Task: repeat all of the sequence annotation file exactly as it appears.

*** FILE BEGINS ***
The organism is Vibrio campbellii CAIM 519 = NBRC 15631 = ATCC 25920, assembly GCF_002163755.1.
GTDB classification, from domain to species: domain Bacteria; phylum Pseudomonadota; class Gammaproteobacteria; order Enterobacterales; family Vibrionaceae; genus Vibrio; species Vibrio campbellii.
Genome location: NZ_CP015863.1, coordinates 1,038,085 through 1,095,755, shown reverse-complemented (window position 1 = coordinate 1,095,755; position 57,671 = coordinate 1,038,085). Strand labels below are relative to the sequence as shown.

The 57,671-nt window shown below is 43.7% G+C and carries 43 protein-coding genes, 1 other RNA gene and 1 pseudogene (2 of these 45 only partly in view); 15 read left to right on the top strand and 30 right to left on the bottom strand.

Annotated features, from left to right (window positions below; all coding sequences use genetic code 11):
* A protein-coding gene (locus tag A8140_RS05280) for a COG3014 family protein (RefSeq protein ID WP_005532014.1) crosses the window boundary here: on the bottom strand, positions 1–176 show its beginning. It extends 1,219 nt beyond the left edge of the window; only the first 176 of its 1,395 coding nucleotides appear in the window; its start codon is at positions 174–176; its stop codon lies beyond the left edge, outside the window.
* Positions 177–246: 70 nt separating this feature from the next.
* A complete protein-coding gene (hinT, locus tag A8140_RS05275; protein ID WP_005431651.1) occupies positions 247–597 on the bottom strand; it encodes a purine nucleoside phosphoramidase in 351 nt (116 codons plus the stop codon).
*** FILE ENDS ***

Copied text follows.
The organism is Vibrio campbellii CAIM 519 = NBRC 15631 = ATCC 25920, assembly GCF_002163755.1.
GTDB classification, from domain to species: domain Bacteria; phylum Pseudomonadota; class Gammaproteobacteria; order Enterobacterales; family Vibrionaceae; genus Vibrio; species Vibrio campbellii.
Genome location: NZ_CP015863.1, coordinates 1,038,085 through 1,095,755, shown reverse-complemented (window position 1 = coordinate 1,095,755; position 57,671 = coordinate 1,038,085). Strand labels below are relative to the sequence as shown.

The 57,671-nt window shown below is 43.7% G+C and carries 43 protein-coding genes, 1 other RNA gene and 1 pseudogene (2 of these 45 only partly in view); 15 read left to right on the top strand and 30 right to left on the bottom strand.

Annotated features, from left to right (window positions below; all coding sequences use genetic code 11):
* A protein-coding gene (locus tag A8140_RS05280) for a COG3014 family protein (RefSeq protein ID WP_005532014.1) crosses the window boundary here: on the bottom strand, positions 1–176 show its beginning. It extends 1,219 nt beyond the left edge of the window; only the first 176 of its 1,395 coding nucleotides appear in the window; its start codon is at positions 174–176; its stop codon lies beyond the left edge, outside the window.
* Positions 177–246: 70 nt separating this feature from the next.
* A complete protein-coding gene (hinT, locus tag A8140_RS05275; protein ID WP_005431651.1) occupies positions 247–597 on the bottom strand; it encodes a purine nucleoside phosphoramidase in 351 nt (116 codons plus the stop codon).